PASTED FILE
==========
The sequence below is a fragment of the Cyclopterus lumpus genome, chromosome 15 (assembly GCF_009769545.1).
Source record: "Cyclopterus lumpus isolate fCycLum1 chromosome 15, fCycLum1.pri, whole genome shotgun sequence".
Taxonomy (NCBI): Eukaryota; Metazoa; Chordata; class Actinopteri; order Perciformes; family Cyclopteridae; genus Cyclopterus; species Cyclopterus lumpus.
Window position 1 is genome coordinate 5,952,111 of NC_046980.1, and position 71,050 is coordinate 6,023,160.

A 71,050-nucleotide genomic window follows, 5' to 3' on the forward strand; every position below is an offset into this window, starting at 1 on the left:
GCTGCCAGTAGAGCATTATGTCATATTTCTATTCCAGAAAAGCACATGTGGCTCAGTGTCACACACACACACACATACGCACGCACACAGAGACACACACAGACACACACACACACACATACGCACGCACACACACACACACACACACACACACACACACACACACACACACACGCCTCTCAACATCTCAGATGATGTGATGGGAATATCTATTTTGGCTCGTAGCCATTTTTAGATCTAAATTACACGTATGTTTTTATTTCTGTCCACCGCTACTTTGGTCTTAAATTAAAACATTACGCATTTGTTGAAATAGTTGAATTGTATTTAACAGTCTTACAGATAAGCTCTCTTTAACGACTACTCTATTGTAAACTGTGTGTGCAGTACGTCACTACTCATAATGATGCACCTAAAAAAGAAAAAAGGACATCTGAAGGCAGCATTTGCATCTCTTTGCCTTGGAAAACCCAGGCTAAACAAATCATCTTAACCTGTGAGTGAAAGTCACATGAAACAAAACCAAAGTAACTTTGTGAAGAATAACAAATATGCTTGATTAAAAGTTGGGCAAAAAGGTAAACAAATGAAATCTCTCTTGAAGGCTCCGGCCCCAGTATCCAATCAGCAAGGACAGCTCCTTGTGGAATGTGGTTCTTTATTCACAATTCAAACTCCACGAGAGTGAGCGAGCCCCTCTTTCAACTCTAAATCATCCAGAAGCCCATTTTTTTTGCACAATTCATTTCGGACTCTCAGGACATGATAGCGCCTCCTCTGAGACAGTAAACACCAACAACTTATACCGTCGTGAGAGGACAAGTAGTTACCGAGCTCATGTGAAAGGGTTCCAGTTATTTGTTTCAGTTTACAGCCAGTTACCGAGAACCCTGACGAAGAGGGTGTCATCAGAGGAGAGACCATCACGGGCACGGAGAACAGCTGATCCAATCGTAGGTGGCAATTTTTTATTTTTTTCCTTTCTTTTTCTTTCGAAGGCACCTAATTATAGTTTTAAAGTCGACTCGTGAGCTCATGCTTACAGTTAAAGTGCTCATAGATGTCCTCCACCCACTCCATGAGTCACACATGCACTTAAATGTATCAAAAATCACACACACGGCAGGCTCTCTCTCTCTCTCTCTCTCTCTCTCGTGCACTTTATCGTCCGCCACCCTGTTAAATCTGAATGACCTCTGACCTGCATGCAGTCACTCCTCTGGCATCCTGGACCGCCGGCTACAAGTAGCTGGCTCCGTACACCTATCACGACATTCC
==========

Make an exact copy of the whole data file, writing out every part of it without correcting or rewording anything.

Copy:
The sequence below is a fragment of the Cyclopterus lumpus genome, chromosome 15 (assembly GCF_009769545.1).
Source record: "Cyclopterus lumpus isolate fCycLum1 chromosome 15, fCycLum1.pri, whole genome shotgun sequence".
Taxonomy (NCBI): Eukaryota; Metazoa; Chordata; class Actinopteri; order Perciformes; family Cyclopteridae; genus Cyclopterus; species Cyclopterus lumpus.
Window position 1 is genome coordinate 5,952,111 of NC_046980.1, and position 71,050 is coordinate 6,023,160.

A 71,050-nucleotide genomic window follows, 5' to 3' on the forward strand; every position below is an offset into this window, starting at 1 on the left:
GCTGCCAGTAGAGCATTATGTCATATTTCTATTCCAGAAAAGCACATGTGGCTCAGTGTCACACACACACACACATACGCACGCACACAGAGACACACACAGACACACACACACACACATACGCACGCACACACACACACACACACACACACACACACACACACACACACACACGCCTCTCAACATCTCAGATGATGTGATGGGAATATCTATTTTGGCTCGTAGCCATTTTTAGATCTAAATTACACGTATGTTTTTATTTCTGTCCACCGCTACTTTGGTCTTAAATTAAAACATTACGCATTTGTTGAAATAGTTGAATTGTATTTAACAGTCTTACAGATAAGCTCTCTTTAACGACTACTCTATTGTAAACTGTGTGTGCAGTACGTCACTACTCATAATGATGCACCTAAAAAAGAAAAAAGGACATCTGAAGGCAGCATTTGCATCTCTTTGCCTTGGAAAACCCAGGCTAAACAAATCATCTTAACCTGTGAGTGAAAGTCACATGAAACAAAACCAAAGTAACTTTGTGAAGAATAACAAATATGCTTGATTAAAAGTTGGGCAAAAAGGTAAACAAATGAAATCTCTCTTGAAGGCTCCGGCCCCAGTATCCAATCAGCAAGGACAGCTCCTTGTGGAATGTGGTTCTTTATTCACAATTCAAACTCCACGAGAGTGAGCGAGCCCCTCTTTCAACTCTAAATCATCCAGAAGCCCATTTTTTTTGCACAATTCATTTCGGACTCTCAGGACATGATAGCGCCTCCTCTGAGACAGTAAACACCAACAACTTATACCGTCGTGAGAGGACAAGTAGTTACCGAGCTCATGTGAAAGGGTTCCAGTTATTTGTTTCAGTTTACAGCCAGTTACCGAGAACCCTGACGAAGAGGGTGTCATCAGAGGAGAGACCATCACGGGCACGGAGAACAGCTGATCCAATCGTAGGTGGCAATTTTTTATTTTTTTCCTTTCTTTTTCTTTCGAAGGCACCTAATTATAGTTTTAAAGTCGACTCGTGAGCTCATGCTTACAGTTAAAGTGCTCATAGATGTCCTCCACCCACTCCATGAGTCACACATGCACTTAAATGTATCAAAAATCACACACACGGCAGGCTCTCTCTCTCTCTCTCTCTCTCTCTCGTGCACTTTATCGTCCGCCACCCTGTTAAATCTGAATGACCTCTGACCTGCATGCAGTCACTCCTCTGGCATCCTGGACCGCCGGCTACAAGTAGCTGGCTCCGTACACCTATCACGACATTCC